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Pedestrians on Wall Street in front of the New York Stock Exchange on September 7 2021.Picture: BLOOMBERG/MICHAEL NAGLE
Pedestrians on Wall Street in front of the New York Stock Exchange on September 7 2021.Picture: BLOOMBERG/MICHAEL NAGLE

London — World share markets slipped for a third straight day on Thursday as Beijing took another swipe at its big tech firms, while bond markets steeled for European Central Bank signals later about a gradual withdrawal of its stimulus.

Europe’s regional Stoxx 600 flirted with a six-week low in early trading, while Chinese tech giants Tencent, NetEase and Alibaba had slumped 6%, 7% and 4%, respectively, overnight after online gaming chiefs were summoned by authorities to check they are sticking to strict new rules for the sector.

Analysts expect the ECB will announce a token step towards reducing its emergency economic support later.

The central bank has pulled out all the stops to prop up the eurozone through the coronavirus pandemic, but with inflation at a 10-year high and unemployment falling and as normal life resumes, policymakers are now facing a balancing act.

“The market consensus now is that there will be some ECB tapering [withdrawal of stimulus],” Rabobank senior currency strategist Jane Foley said.

Investors had initially been spooked by the idea of tapering, but ECB officials have been working hard in recent weeks to reassure markets that the process will be very gradual.

A Reuters poll expects only a slight slowdown in money printing — to €70bn a month from €80bn — still a high pace by historical standards.

“I think now the conclusion is that this will be a pretty dovish [ECB President Christine] Lagarde, which means the euro can’t get a lot of support,” even if there is a knee-jerk push higher.

Eurozone bond yields, which reflect governments’ borrowing costs and drive lending rates throughout financial markets, were holding near eight-week highs.

Germany's 10-year yield, the benchmark for the bloc, was unchanged at -0.32%. Italy’s 10-year yield was up less than a basis point at 0.76% while the euro climbed for the first time in four days to be worth $1.1827.

Fragile China

In the equity markets it wasn’t just about the ECB.

The UK’s FTSE 100 led Europe’s losses with a 1.1% drop. Low-cost airline easyJet tumbled almost 14% as it tapped shareholders for £1.2bn, while the broader travel sector was down 1.8%.

The MSCI’s broadest index of Asia-Pacific shares was last down 1%, which would be its worst daily performance since August 19, the last time markets decided they were worried about the US Federal Reserve tapering its huge asset purchase programme.

US stock futures, the S&P 500 e-minis, were down 0.25% after declines from Apple and Facebook on Wednesday and after one of the Fed’s policymakers had urged the central bank to get on with its own plans to wind down stimulus.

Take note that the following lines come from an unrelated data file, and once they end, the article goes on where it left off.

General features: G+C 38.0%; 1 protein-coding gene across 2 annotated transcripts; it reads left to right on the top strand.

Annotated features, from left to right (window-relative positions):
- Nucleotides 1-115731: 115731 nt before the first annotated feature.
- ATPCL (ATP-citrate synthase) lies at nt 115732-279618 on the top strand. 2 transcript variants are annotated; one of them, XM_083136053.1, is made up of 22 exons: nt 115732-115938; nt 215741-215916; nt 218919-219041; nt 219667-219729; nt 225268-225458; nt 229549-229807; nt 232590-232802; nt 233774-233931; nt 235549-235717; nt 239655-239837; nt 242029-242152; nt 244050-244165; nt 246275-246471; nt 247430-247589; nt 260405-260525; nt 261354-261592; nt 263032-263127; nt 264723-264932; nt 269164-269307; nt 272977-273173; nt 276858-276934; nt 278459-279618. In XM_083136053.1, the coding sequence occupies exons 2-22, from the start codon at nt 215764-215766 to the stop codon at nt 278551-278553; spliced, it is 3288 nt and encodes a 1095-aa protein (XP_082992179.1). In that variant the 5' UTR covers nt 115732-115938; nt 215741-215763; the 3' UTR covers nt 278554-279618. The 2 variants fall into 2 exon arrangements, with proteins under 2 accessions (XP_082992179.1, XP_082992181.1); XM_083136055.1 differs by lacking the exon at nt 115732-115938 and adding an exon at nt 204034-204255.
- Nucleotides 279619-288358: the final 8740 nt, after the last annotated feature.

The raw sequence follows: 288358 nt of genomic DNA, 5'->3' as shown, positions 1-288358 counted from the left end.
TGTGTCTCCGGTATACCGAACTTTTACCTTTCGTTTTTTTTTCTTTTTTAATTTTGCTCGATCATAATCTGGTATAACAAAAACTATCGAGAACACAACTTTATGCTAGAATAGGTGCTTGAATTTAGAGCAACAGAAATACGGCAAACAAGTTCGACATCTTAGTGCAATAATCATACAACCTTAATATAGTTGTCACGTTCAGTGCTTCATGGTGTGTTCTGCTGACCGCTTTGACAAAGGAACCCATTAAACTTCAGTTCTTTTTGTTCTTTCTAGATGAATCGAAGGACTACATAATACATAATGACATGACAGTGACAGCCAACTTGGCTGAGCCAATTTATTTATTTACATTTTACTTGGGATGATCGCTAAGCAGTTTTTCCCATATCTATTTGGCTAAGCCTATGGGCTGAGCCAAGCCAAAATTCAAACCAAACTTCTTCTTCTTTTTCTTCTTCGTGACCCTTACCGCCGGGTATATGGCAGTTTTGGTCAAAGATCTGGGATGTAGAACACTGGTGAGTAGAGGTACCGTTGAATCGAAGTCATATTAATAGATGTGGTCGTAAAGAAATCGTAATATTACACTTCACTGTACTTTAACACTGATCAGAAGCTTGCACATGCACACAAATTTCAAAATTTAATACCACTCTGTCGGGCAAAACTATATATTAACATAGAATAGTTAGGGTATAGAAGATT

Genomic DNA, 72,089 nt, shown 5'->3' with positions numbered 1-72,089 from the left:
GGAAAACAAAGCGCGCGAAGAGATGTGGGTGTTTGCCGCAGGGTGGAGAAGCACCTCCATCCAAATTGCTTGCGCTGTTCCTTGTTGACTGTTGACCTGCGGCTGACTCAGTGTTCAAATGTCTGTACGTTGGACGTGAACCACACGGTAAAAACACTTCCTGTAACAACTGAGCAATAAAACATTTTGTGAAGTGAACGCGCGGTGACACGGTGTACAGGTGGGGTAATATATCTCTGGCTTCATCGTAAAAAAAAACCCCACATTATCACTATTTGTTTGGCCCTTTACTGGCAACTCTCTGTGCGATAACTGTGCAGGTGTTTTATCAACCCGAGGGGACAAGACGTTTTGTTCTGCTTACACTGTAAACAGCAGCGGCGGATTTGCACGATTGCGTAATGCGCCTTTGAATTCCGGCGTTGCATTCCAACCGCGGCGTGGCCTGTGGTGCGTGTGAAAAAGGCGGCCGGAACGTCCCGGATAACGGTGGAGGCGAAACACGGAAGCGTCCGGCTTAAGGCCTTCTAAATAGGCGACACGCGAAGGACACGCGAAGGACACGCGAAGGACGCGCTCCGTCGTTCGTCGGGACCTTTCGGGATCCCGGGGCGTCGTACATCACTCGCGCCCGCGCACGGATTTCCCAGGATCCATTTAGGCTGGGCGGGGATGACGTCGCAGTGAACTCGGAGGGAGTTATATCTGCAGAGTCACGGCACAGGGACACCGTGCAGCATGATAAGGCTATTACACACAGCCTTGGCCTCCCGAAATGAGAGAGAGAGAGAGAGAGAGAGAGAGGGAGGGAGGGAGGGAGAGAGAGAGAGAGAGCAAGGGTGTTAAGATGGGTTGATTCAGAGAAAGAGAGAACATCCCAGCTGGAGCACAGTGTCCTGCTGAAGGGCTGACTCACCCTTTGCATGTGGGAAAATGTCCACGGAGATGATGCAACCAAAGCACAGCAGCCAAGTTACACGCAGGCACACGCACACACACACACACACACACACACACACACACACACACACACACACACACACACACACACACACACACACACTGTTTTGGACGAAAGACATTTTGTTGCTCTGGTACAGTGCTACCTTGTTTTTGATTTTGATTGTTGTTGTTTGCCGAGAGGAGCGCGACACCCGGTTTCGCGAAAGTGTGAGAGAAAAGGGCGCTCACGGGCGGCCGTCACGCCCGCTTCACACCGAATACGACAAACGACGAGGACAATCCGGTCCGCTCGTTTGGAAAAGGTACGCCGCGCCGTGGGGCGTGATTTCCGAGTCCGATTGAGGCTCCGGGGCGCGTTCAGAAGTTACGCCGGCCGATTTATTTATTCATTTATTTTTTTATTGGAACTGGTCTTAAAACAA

“The global story is looking soft and it’s being hit by the Delta variant [of Covid-19] plus concern about potentially the Fed still moving towards a taper,” said Rob Carnell Asia head of research at ING. “It’s an unsettling combination of things.”

China angst had also played a big part in Asia’s declines on Thursday.

Hong Kong was among the biggest fallers. It shed 2.02%, dragged down by Chinese tech stocks after mainland authorities told gaming firms to resolutely curb incorrect tendencies such as focusing “only on money” and “only on traffic”.

This hurt companies with large gaming operations, and Tencent fell 6%, Bilibili lost 6.6% and NetEase shed 7.4%.

There was more trouble too for the country'’ most indebted property giant, Evergrande. Media reports that the company would suspend some interest payments on loans and payments to its wealth management products hit its shares, which dropped more than 10%. Its Shenzhen-traded January 2023 bond halted after it fell more than 20%.

South Korea’s Kopsi fell 1.5%, also under pressure from regulatory scrutiny of local tech players. In Korea’s case, fintech names such as Kakao Corp., which sank 7.2%, and Naver Corp, down 6.9%, were in the spotlight.

Australia lost almost 2% after payrolls data showed a sharp drop in jobs in the first half of August.

It was calmer in the commodities markets. Oil prices were steady as production in the US Gulf of Mexico output was slow to come back on line after Hurricane Ida. Aluminium hit a 13-year high, partly in response to a coup in Guinea, one of the world’s top bauxite producers.

“Political unrest in Guinea has significantly raised the risk of disruption,” ANZ analysts said in a note. “At the same time, power shortages and environmental measures are restricting output in China.”



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